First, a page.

Ray Guy wrote a column the night the Tories beat the Liberals in 1972. Ray wrote that the Tories would never produce the overbearing likes of Joe Smallwood. “That gang in the PC Party did a good enough job of backstabbing each other to prevent any one of them from reaching a Smallwoodian pinnacle of real power.” In hindsight, the column is so well written it could have been more of the keen insight hidden behind humour or a clever phrase that were part of Ray Guy’s skill rather than the naive, idealistic hope that we’d turned a corner and put the old ways behind us forever. Everything you ever wanted to know about politics and society in Newfoundland and Labrador is in Ray Guy’s writing. He was not the first nor was he the only one to publicly criticise Smallwood and the Liberals but he is the one people remember. And years from now people will remember that when Ray’s 1972 prediction proved false all those years later, what never came back in the major local media was Ray Guy nor anyone even vaguely like them. If you look, you’ll probably find Ray wrote something about that too years ago.
Writer, author of Rare Birds & Easy To Like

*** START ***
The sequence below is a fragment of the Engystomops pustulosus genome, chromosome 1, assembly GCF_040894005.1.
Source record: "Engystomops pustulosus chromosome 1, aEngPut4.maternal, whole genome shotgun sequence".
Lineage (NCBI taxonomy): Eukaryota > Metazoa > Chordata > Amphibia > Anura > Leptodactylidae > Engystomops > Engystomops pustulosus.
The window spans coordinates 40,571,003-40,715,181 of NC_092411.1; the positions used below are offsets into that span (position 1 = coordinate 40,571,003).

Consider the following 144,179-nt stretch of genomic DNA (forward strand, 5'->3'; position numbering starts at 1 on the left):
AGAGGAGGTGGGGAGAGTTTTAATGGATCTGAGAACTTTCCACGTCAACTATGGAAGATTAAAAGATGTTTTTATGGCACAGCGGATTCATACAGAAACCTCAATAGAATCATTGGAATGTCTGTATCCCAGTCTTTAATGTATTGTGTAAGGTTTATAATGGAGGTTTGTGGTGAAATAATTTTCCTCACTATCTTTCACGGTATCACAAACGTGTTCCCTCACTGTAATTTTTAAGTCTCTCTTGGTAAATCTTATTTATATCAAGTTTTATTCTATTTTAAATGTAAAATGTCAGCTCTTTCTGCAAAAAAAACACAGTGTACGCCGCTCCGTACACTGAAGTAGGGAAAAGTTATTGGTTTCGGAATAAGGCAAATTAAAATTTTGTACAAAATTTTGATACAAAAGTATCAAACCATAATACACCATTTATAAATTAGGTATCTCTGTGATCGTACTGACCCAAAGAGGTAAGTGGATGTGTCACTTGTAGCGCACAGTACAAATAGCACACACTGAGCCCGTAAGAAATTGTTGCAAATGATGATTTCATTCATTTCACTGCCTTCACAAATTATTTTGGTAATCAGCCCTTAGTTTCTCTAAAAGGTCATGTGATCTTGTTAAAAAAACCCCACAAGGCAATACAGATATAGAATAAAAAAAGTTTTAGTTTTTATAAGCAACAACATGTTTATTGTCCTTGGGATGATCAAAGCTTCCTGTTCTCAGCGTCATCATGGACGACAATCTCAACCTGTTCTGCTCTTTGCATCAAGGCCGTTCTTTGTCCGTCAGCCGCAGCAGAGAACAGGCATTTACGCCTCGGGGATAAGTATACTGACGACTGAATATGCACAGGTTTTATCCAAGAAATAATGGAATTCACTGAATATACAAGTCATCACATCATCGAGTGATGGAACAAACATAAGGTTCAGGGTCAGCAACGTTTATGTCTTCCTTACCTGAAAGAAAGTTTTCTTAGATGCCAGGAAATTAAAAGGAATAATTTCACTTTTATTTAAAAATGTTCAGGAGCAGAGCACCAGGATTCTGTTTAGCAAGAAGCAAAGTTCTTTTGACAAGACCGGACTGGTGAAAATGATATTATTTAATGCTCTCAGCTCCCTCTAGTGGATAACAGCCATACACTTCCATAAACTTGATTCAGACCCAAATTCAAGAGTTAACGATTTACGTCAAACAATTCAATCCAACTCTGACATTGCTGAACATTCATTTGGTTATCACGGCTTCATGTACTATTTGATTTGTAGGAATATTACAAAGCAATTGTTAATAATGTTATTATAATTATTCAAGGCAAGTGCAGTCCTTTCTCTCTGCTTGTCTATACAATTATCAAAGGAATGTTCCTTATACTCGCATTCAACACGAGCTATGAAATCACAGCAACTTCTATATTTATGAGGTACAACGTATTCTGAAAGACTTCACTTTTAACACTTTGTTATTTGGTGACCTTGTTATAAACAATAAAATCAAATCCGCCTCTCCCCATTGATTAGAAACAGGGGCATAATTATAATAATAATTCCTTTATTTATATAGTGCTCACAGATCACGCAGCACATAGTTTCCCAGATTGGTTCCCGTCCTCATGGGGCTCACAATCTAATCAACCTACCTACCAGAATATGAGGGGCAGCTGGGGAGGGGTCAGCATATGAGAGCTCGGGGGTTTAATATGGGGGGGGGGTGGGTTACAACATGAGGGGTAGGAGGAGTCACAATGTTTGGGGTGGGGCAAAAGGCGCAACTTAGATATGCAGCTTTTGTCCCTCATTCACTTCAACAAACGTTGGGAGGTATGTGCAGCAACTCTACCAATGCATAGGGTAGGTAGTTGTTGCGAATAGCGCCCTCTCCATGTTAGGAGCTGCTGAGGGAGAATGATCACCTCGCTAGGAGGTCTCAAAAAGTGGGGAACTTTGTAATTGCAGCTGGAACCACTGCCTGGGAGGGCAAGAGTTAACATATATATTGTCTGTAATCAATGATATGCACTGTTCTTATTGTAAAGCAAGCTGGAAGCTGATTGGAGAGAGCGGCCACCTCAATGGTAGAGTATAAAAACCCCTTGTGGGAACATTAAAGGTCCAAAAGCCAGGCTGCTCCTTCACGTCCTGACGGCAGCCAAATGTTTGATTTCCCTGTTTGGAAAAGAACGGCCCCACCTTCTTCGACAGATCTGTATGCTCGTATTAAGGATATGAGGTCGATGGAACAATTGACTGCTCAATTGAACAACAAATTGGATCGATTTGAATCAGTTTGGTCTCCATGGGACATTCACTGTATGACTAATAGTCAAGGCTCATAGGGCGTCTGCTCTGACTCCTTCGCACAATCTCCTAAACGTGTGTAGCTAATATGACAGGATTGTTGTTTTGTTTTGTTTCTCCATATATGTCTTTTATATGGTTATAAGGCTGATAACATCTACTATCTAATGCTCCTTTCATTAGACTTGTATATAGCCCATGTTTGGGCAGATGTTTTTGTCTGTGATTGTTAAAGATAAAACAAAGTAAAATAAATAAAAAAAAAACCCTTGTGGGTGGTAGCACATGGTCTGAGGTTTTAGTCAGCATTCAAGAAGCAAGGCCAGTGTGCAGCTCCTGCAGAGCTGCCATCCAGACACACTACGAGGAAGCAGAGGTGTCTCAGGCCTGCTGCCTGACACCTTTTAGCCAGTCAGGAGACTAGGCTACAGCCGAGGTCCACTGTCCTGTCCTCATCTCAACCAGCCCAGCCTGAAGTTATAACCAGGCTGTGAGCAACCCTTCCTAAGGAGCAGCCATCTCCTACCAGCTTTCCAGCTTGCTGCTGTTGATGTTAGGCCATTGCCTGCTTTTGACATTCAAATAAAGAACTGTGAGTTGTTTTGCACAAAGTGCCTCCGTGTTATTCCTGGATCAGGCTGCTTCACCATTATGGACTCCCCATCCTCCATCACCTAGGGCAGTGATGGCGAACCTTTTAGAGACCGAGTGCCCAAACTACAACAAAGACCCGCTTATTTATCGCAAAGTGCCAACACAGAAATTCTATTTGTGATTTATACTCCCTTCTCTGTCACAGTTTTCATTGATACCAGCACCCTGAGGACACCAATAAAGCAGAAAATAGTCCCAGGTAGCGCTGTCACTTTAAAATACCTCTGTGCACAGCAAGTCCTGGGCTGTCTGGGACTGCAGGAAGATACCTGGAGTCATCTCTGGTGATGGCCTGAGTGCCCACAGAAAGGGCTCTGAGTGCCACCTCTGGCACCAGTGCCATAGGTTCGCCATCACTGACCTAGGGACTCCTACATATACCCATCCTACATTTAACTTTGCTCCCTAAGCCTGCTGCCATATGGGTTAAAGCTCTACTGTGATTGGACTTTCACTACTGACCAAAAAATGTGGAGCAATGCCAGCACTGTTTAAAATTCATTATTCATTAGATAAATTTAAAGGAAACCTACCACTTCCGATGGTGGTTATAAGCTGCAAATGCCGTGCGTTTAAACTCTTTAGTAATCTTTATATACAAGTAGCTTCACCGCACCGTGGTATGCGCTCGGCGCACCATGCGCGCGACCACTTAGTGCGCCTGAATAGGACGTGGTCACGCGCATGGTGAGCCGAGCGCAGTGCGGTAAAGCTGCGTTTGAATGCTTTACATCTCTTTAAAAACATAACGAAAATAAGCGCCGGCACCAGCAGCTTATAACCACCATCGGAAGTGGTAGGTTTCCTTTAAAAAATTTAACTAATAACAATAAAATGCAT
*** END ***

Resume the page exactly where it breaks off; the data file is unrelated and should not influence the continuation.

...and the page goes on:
It is easy to blame the media for the current dearth of keen criticism the like of that which Ray Guy gave us, to say the television and radio stations and the newspapers are toadies for the big businesses that own them, or that the CBC simply lacks the guts. The fault lies instead with the audience. Guy was writing most and best as our colonial inferiority complex was on the wane. He wasn’t blasting Smallwood’s hare-brained schemes and electoral thuggery as much as he was our continued gullibility, our rush to follow, our faith in führers. “[Smallwood] would rant and rave and mock and jeer. If he was attacking the opposition, what a pitiful sight it was. Talk about underdogs. They were underpups yet unborn and their mothers dead.” Local self doubt wasn’t replaced by confidence as much as it was by puffery and self-congratulation. Is there an appetite among today’s sunny Newfoundland boosters for Ray Guy’s take on the irrational exuberance of development on the North East Avalon, on Senator Twice Manning, on what awaits a tourist lured here by those ads? There are so many Newfies now among us that I have my doubts. Read Guy’s piece on Trudeau’s imposition of The War Measures Act and admit he possessed more smarts and nerve than the crowd. It was welcome then, perhaps more necessary now.